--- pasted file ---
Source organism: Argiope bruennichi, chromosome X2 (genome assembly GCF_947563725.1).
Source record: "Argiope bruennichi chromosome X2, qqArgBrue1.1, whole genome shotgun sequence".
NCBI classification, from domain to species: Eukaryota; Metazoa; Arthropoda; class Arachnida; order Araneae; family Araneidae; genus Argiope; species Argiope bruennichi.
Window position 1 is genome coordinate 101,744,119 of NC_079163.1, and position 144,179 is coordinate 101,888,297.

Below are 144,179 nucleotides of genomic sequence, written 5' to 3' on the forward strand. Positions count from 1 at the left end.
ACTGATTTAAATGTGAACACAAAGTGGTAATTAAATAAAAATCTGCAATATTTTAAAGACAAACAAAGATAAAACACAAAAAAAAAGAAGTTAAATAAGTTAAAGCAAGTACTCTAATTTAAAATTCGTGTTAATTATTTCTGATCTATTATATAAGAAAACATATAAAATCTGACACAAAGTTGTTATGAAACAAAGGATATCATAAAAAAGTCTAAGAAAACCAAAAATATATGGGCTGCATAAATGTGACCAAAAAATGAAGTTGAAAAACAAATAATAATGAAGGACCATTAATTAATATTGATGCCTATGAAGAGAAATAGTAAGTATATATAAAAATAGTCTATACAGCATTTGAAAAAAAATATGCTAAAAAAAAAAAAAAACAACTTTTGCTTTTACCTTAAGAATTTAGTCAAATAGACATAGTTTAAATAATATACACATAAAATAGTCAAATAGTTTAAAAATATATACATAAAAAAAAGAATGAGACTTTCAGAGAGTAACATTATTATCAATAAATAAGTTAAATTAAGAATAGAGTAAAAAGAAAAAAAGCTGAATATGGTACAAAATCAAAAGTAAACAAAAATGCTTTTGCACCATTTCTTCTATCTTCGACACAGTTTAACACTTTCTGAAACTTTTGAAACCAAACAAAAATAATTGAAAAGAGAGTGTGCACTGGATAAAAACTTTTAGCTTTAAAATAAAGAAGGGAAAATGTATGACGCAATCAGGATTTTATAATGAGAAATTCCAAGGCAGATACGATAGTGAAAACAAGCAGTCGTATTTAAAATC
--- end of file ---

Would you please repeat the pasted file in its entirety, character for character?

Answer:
Source organism: Argiope bruennichi, chromosome X2 (genome assembly GCF_947563725.1).
Source record: "Argiope bruennichi chromosome X2, qqArgBrue1.1, whole genome shotgun sequence".
NCBI classification, from domain to species: Eukaryota; Metazoa; Arthropoda; class Arachnida; order Araneae; family Araneidae; genus Argiope; species Argiope bruennichi.
Window position 1 is genome coordinate 101,744,119 of NC_079163.1, and position 144,179 is coordinate 101,888,297.

Below are 144,179 nucleotides of genomic sequence, written 5' to 3' on the forward strand. Positions count from 1 at the left end.
ACTGATTTAAATGTGAACACAAAGTGGTAATTAAATAAAAATCTGCAATATTTTAAAGACAAACAAAGATAAAACACAAAAAAAAAGAAGTTAAATAAGTTAAAGCAAGTACTCTAATTTAAAATTCGTGTTAATTATTTCTGATCTATTATATAAGAAAACATATAAAATCTGACACAAAGTTGTTATGAAACAAAGGATATCATAAAAAAGTCTAAGAAAACCAAAAATATATGGGCTGCATAAATGTGACCAAAAAATGAAGTTGAAAAACAAATAATAATGAAGGACCATTAATTAATATTGATGCCTATGAAGAGAAATAGTAAGTATATATAAAAATAGTCTATACAGCATTTGAAAAAAAATATGCTAAAAAAAAAAAAAAACAACTTTTGCTTTTACCTTAAGAATTTAGTCAAATAGACATAGTTTAAATAATATACACATAAAATAGTCAAATAGTTTAAAAATATATACATAAAAAAAAGAATGAGACTTTCAGAGAGTAACATTATTATCAATAAATAAGTTAAATTAAGAATAGAGTAAAAAGAAAAAAAGCTGAATATGGTACAAAATCAAAAGTAAACAAAAATGCTTTTGCACCATTTCTTCTATCTTCGACACAGTTTAACACTTTCTGAAACTTTTGAAACCAAACAAAAATAATTGAAAAGAGAGTGTGCACTGGATAAAAACTTTTAGCTTTAAAATAAAGAAGGGAAAATGTATGACGCAATCAGGATTTTATAATGAGAAATTCCAAGGCAGATACGATAGTGAAAACAAGCAGTCGTATTTAAAATC